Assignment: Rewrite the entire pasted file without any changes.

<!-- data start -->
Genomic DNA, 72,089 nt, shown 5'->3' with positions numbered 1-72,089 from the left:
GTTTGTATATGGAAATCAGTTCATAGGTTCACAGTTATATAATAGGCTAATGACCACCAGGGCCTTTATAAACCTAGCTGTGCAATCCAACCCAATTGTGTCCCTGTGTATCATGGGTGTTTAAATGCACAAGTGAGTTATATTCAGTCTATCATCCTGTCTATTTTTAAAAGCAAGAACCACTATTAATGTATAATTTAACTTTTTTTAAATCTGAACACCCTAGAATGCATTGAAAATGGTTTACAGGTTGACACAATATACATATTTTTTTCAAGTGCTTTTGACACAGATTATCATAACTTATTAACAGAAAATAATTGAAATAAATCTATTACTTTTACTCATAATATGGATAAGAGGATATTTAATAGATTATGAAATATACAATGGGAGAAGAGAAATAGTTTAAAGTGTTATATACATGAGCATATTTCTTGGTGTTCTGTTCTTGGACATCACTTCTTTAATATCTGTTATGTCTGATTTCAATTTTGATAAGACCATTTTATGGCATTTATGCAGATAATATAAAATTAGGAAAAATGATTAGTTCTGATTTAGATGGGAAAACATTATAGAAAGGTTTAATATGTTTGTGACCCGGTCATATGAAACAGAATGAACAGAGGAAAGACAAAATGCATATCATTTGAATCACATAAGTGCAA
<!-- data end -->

Genomic DNA, 72,089 nt, shown 5'->3' with positions numbered 1-72,089 from the left:
GTTTGTATATGGAAATCAGTTCATAGGTTCACAGTTATATAATAGGCTAATGACCACCAGGGCCTTTATAAACCTAGCTGTGCAATCCAACCCAATTGTGTCCCTGTGTATCATGGGTGTTTAAATGCACAAGTGAGTTATATTCAGTCTATCATCCTGTCTATTTTTAAAAGCAAGAACCACTATTAATGTATAATTTAACTTTTTTTAAATCTGAACACCCTAGAATGCATTGAAAATGGTTTACAGGTTGACACAATATACATATTTTTTTCAAGTGCTTTTGACACAGATTATCATAACTTATTAACAGAAAATAATTGAAATAAATCTATTACTTTTACTCATAATATGGATAAGAGGATATTTAATAGATTATGAAATATACAATGGGAGAAGAGAAATAGTTTAAAGTGTTATATACATGAGCATATTTCTTGGTGTTCTGTTCTTGGACATCACTTCTTTAATATCTGTTATGTCTGATTTCAATTTTGATAAGACCATTTTATGGCATTTATGCAGATAATATAAAATTAGGAAAAATGATTAGTTCTGATTTAGATGGGAAAACATTATAGAAAGGTTTAATATGTTTGTGACCCGGTCATATGAAACAGAATGAACAGAGGAAAGACAAAATGCATATCATTTGAATCACATAAGTGCAA